My House of Sky: The Life of J.A. Baker by Hetty Saunders

“Astonishing power and originality.” John Gray

“Hetty Saunders has risen splendidly to the challenge” Clive Aslet

My House of Sky is the first biography of the acclaimed and enigmatic naturalist, J.A. Baker, author of ‘The Peregrine’. and ‘The Hill of Summer’. It’s an insightful biography, tracing how J. A. Baker’s troubled childhood, experiences of the Blitz as a teenager, and the social and environmental tensions of post-war Britain influenced his writing. The book also showcases some of the most compelling material of the J. A. Baker archive through the photography of Christopher Matthews a foreword by Robert Macfarlane  and an afterword by the ornithologist and conservationist John Fanshawe.

Watch an interview with Hetty Saunders

Read the foreword by Robert Macfarlane

Hardback | 225 x 15o mm | 256 pages

Frontispiece by Jo Sweating

Illustrated through in colour with photographs from the J. A. Baker archive


In stock


Hetty Saunders has been hooked on J. A. Baker ever since she first read The Peregrine. She grew up on an old hop farm in north Kent, and now lives and studies in Edinburgh. My House of Sky is her first book




Additional information

Weight600 g
Dimensions150 × 22 × 210 mm

2 reviews for My House of Sky: The Life of J.A. Baker by Hetty Saunders

  1. Graham Shackleton

    Such stories of literary recuperation are common. But there is something distinctive in the relation between text and author that has both shaped and sustained the ongoing Baker revival. In addition to the dearth of biographical information available when the book was bought back into print, much of The Peregrine’s intrigue stems from the startling presence of its narrator’s singular voice and the simultaneous absence of any concrete persona to identify it with. This uncanny centre is regularly cited as the book’s distinguishing feature, a mystery intensified by the rapt style that set The Peregrine apart from the forthright and fact-oriented world of naturalist non-fiction. If its “indefinable essence”, like that of Baker’s wilderness, exists in the space between watcher, raptor, and landscape, its emotional core is firmly rooted in the watcher’s camp: below the ever more vividly and violently imagined atrocities in the air is a sub-plot of the watcher’s own, unfulfilled longing “to be part of the outward life”, a desire to coincide with the anonymous, animal existence that resides “out there, on the edge of things”.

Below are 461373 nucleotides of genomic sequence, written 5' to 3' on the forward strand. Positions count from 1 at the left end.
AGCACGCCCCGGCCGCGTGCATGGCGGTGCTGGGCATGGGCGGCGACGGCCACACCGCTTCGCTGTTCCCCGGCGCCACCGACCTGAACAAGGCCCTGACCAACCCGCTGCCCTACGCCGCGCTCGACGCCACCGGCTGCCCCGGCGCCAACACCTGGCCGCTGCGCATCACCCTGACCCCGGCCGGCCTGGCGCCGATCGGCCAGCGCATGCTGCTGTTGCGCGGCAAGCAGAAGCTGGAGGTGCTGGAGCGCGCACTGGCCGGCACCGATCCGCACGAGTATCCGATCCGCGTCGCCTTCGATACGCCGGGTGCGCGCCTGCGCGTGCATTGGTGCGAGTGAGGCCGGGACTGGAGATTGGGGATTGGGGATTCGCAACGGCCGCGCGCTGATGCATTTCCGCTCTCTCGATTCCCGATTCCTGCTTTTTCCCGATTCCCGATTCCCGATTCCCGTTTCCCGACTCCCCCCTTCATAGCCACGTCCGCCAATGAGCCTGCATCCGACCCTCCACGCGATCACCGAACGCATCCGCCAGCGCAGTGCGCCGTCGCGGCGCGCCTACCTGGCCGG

2. Graham Shackleton

    “Wherever he goes, this winter, I will follow him,” John Alec Baker wrote in The Peregrine. “My pagan head shall sink into the winter land, and there be purified.” Narrated by a lone man searching for communion with wild peregrine falcons, the book has been celebrated as the “gold standard” of nature writing and provokes strong opinions: I’ve heard it dismissed as the ultimate summation of the white male gaze, and others have assured me fervently it’s the best book they’ve ever read, has changed their lives. Werner Herzog advises every would-be writer or filmmaker to learn it by heart. It will teach them, he says, the right way to see the world, with loneliness, human pathos, enthusiasm, ecstasy and rapture. Since its publication in 1967 it has influenced a whole generation of nature writers, and Baker, mysterious and little-known during his life, has become something of a cult.

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